Consider control systems operating under potentially faulty conditions. Discusses the problems of designing a single unit which not only handle the required control but also identified faults occuring in actuators and sensors. In common practice, unites for control and for diagnosis are designed......-integrated design of control and diagnosis unit. Shows how a combined module for control and diagnosis can be designed which is able to follow references and reject disturbances robustly, control the system so that the undertected faults do not have disastrous effect, reduce the number of false alarams and indetify...

  4. First investigations on the feasibility of integration of a smart sensor in harsh environment

    International Nuclear Information System (INIS)

    Ben-Krit, S.; Rahajandraibe, W.; Coulie-Castellani, K.; Micolau, G.; Lyoussi, A.

    2013-06-01

    Investigations of the feasibility of smart sensor in harsh environment is presented. This very first study takes place in the framework of the I-SMART European project. First approach on the feasibility of integration of the full system is introduced. This system will have to work in harsh environment in terms of temperature and radiations what makes necessary the development of specifications for operation and reliability of the components and the investigation of margins for the interplay of the components. Implementation of the analog conditioning chain is investigated where electrical performances have been validated at SPICE-level simulations. (authors)

  5. Improved Fuzzy Logic System to Evaluate Milk Electrical Conductivity Signals from On-Line Sensors to Monitor Dairy Goat Mastitis

    Directory of Open Access Journals (Sweden)

    Mauro Zaninelli

    2016-07-01

    Full Text Available The aim of this study was to develop and test a new fuzzy logic model for monitoring the udder health status (HS of goats. The model evaluated, as input variables, the milk electrical conductivity (EC signal, acquired on-line for each gland by a dedicated sensor, the bandwidth length and the frequency and amplitude of the first main peak of the Fourier frequency spectrum of the recorded milk EC signal. Two foremilk gland samples were collected from eight Saanen goats for six months at morning milking (lactation stages (LS: 0–60 Days In Milking (DIM; 61–120 DIM; 121–180 DIM, for a total of 5592 samples. Bacteriological analyses and somatic cell counts (SCC were used to define the HS of the glands. With negative bacteriological analyses and SCC < 1,000,000 cells/mL, glands were classified as healthy. When bacteriological analyses were positive or showed a SCC > 1,000,000 cells/mL, glands were classified as not healthy (NH. For each EC signal, an estimated EC value was calculated and a relative deviation was obtained. Furthermore, the Fourier frequency spectrum was evaluated and bandwidth length, frequency and amplitude of the first main peak were identified. Before using these indexes as input variables of the fuzzy logic model a linear mixed-effects model was developed to evaluate the acquired data considering the HS, LS and LS × HS as explanatory variables. Results showed that performance of a fuzzy logic model, in the monitoring of mammary gland HS, could be improved by the use of EC indexes derived from the Fourier frequency spectra of gland milk EC signals recorded by on-line EC sensors.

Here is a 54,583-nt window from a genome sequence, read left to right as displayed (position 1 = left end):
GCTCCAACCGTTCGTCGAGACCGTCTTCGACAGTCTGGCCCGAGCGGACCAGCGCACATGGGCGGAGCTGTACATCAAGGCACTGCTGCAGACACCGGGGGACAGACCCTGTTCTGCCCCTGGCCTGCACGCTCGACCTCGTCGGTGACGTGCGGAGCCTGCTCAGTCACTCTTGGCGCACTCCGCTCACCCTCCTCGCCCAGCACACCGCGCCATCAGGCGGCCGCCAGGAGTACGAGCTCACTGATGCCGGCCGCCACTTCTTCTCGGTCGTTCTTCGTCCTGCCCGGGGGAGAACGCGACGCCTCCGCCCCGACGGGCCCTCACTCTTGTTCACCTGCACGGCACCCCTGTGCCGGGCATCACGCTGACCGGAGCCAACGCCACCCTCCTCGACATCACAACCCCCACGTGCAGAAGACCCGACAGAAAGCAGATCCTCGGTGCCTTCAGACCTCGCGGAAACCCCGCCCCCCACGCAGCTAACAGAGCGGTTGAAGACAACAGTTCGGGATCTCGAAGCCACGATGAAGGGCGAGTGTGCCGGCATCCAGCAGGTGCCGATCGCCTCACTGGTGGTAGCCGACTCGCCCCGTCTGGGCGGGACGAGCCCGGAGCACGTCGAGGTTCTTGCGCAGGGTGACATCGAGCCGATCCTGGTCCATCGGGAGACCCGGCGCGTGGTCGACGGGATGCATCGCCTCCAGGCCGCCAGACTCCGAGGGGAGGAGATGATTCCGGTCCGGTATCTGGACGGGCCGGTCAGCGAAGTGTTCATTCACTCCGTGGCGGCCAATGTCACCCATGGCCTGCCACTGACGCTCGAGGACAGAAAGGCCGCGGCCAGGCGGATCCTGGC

6. Flexible Conductive Composite Integrated with Personal Earphone for Wireless, Real-Time Monitoring of Electrophysiological Signs.

    Science.gov (United States)

    Lee, Joong Hoon; Hwang, Ji-Young; Zhu, Jia; Hwang, Ha Ryeon; Lee, Seung Min; Cheng, Huanyu; Lee, Sang-Hoon; Hwang, Suk-Won

    2018-06-14

    We introduce optimized elastomeric conductive electrodes using a mixture of silver nanowires (AgNWs) with carbon nanotubes/polydimethylsiloxane (CNTs/PDMS), to build a portable earphone type of wearable system that is designed to enable recording electrophysiological activities as well as listening to music at the same time. A custom-built, plastic frame integrated with soft, deformable fabric-based memory foam of earmuffs facilitates essential electronic components, such as conductive elastomers, metal strips, signal transducers and a speaker. Such platform incorporates with accessory cables to attain wireless, real-time monitoring of electrical potentials whose information can be displayed on a cell phone during outdoor activities and music appreciation. Careful evaluations on experimental results reveal that the performance of fabricated dry electrodes are comparable to that of commercial wet electrodes, and position-dependent signal behaviors provide a route toward accomplishing maximized signal quality. This research offers a facile approach for a wearable healthcare monitor via integration of soft electronic constituents with personal belongings.